She is writing two years after the outbreak of war and reminds her readers that they have an important part to play “ in these dark days when the fate of nations hangs in the balance”.

“From among our immediate circle many have gone to be nurses, munition workers, or are taking the place of men in office and shop. We are proud of them, and would gladly follow their example, but to many of us this is not possible. But there is work for all and though perhaps there is more glory attached to nursing and munition making, the smaller service you can all do is just as valuable if done thoroughly and with a willing heart. So go on with your waste paper collecting, your knitting, your vegetable growing and in all your work remember Guide Law No. 8 ‘A guide smiles and sings under all circumstances for work done cheerfully is twice as acceptable as work done with a long face.’ Throw yourselves heart and soul into whatever you are doing, whether it be learning to tie a reef knot or filling a sack with paper, ironing a petticoat or training a recruit. Give of your best, for we want the best only, and 1st Llanishen Company will have no place for half-hearted girls this year”.

There was still time for fun and in July 1917 a tea party for the Brownies was held at The Hollies on Station Road which was enjoyed by all, as this report shows: “This tea was a lovely one, and we enjoyed it awfully. We had a lovely tea and when we had all finished, we had our photo taken …Then we had some very jolly games. First we had Nuts and May, then Oranges, then Rebeckah where art thou?, then Twos and Threes, then English and French, which really ought to be English and German, because of the war. We had beautiful weather and the sun shone brightly all the time, and it was beautifully hot as there was not much breeze, and all was quiet and still. We were very lucky to have so many Saturdays fine. The Brownies are very grateful to their kind host and hostess Mr. and Mrs. Botsford, and three cheers were given for them and their kindness”.

The photograph shows Officers and Patrol Leaders with their colours in 1917.

The magazines give a fascinating picture of the lives of the young people during the war, with the emphasis of their articles and drawings on nature and country life, some of them exquisitely done, as the water colours of butterflies  by Miss Bots ford show, all of which reminds us how rural Llanishen was a hundred years ago.

But war was never far from their minds as this poem by their Captain reminds them:

“I cannot draw, I cannot paint,

I cannot sing or play;

But I can help in growing food,

And keep the Hun away.”

 

In this 70th anniversary year of the Battle of Britain, the RAF’s Memorial Flight will be extremely busy. Those of you lucky enough to see them might spot the iconic Avro Lancaster bomber as part of the group of aircraft. This majestic plane, of which there are now so few left, was the airborne fist of the Royal Air Force, taking part in the major missions during the bomber offensives.

We knew that Llanishen already had some members of Bomber Command, but a chance letter written to us alerted us to another Llanishen member of this elite force. Sergeant Donald Edward Croft, who lived in Wyndham Terrace, was a Sergeant/Air Gunner in 97 Squadron, Royal Air Force. He was one the unfortunate “tail-end charlies” who had to operate the four .303-inch Browning machine guns in the Lancaster’s rear turret. 97 Squadron was part of Bomber Command and during Sergeant Croft’s time was part of its elite “pathfinder” force.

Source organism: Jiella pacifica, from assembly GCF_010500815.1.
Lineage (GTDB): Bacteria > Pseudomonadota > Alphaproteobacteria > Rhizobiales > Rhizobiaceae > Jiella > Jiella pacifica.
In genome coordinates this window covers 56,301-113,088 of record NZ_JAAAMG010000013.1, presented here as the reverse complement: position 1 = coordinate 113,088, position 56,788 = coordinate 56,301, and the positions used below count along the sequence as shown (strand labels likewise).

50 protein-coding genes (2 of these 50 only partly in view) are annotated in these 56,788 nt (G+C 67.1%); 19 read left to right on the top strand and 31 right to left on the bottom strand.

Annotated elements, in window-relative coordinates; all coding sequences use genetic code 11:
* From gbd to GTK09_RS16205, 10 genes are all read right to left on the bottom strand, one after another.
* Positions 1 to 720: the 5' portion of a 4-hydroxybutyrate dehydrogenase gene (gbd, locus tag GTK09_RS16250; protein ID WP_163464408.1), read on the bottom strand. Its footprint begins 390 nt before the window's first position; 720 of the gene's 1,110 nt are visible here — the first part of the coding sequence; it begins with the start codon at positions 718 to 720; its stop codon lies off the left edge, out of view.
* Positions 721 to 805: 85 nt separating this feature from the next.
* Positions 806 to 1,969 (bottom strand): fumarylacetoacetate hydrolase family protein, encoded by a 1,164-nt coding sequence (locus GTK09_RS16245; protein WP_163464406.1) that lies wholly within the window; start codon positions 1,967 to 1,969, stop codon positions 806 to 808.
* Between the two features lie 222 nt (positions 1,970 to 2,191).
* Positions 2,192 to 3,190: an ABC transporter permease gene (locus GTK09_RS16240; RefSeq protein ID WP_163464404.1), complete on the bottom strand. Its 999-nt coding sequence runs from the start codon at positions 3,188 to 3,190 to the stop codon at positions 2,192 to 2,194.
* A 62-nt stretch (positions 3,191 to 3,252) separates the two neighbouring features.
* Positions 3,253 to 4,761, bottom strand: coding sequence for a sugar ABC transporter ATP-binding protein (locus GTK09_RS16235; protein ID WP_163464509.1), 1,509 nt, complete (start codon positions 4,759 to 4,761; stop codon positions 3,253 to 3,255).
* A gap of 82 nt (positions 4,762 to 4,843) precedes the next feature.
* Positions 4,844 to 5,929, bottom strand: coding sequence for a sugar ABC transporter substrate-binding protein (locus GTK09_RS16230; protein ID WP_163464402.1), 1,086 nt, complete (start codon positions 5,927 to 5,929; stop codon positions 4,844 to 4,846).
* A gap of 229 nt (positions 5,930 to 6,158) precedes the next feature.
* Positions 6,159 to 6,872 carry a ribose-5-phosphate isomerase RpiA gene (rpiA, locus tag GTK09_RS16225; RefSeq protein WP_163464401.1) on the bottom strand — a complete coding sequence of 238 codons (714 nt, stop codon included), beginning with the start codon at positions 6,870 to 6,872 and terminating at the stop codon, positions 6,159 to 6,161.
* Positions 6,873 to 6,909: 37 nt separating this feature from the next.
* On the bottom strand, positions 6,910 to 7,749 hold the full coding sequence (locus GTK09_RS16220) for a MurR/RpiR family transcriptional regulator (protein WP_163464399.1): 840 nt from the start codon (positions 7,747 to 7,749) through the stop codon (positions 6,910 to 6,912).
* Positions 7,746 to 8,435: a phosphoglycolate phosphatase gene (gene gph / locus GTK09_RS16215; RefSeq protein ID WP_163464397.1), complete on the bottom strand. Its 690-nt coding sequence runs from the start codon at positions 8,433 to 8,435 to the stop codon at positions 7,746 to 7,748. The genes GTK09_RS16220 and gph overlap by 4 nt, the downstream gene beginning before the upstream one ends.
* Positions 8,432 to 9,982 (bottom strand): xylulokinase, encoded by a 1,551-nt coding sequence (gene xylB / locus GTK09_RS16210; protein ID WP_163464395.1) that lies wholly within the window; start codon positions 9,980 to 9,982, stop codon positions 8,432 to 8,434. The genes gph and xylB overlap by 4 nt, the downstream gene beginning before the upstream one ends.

A Lancaster of 97 Squadron being "bombed up" at the Squadron's base at RAF Bourn in Cambridgeshire in the summer of 1943

Sergeant Croft’s first operation was a raid over the town of Krefeld in the Ruhr region. On this first raid he flew with the crew that would, for the most part, stay together until they met their fate a little over a month later. The pilot of Sergeant Croft’s aircraft was Pilot Officer Clifford Shnier, a Canadian attached to the Royal Air Force. For most of Sergeant Croft’s missions the navigator was Flight Sergeant F.S. Pratt. He disappears rather mysteriously from the Flight Ops books in July – possibly he’d been transferred or become “flak happy”. There is no mention of him being wounded in action but that is also a possibility. His replacement was Flying Officer Geoffrey Homersham. The crew’s wireless operator on all missions was Sergeant Peter Evans, a Coventry man; their bomb aimer was Flying Officer Paul De Villiers from Rhodesia; their flight engineer was Sergeant Alfred Gibbons from Bilston in Staffordshire, and their mid-upper gunner was Pilot Officer Benjamin Knoesen, another Rhodesian.

Between June 21st and July 30th 1943, this crew flew a total of nine missions, mainly over industrial towns like Krefeld and Gelsenkirchen. However, they also undertook one extraordinary mission on the night of 12th/13th July to attack the Italian town of Turin, presumably to increase the shock effect of the recent Allied invasion of Sicily. Their final missions took place between the 24th and 30th July when 97 Squadron took part in Operation Gomorrah. This was the infamous five-night bombing of Hamburg which razed the city to the ground and created horrendous firestorms that incinerated the populace. The wrecked city would have been one of the last things that Sergeant Croft and his crew saw as they took part in one of the final raids on the night of 30th/31st July. During their run, their Lancaster was attacked by a German night-fighter and crashed several miles outside the city, killing the entire crew.

Sergeant Croft and his crew now rest peacefully at Becklingen War Cemetery in Germany, overlooking Luneburg Heath where peace finally came to Europe, a peace which they fought and died for.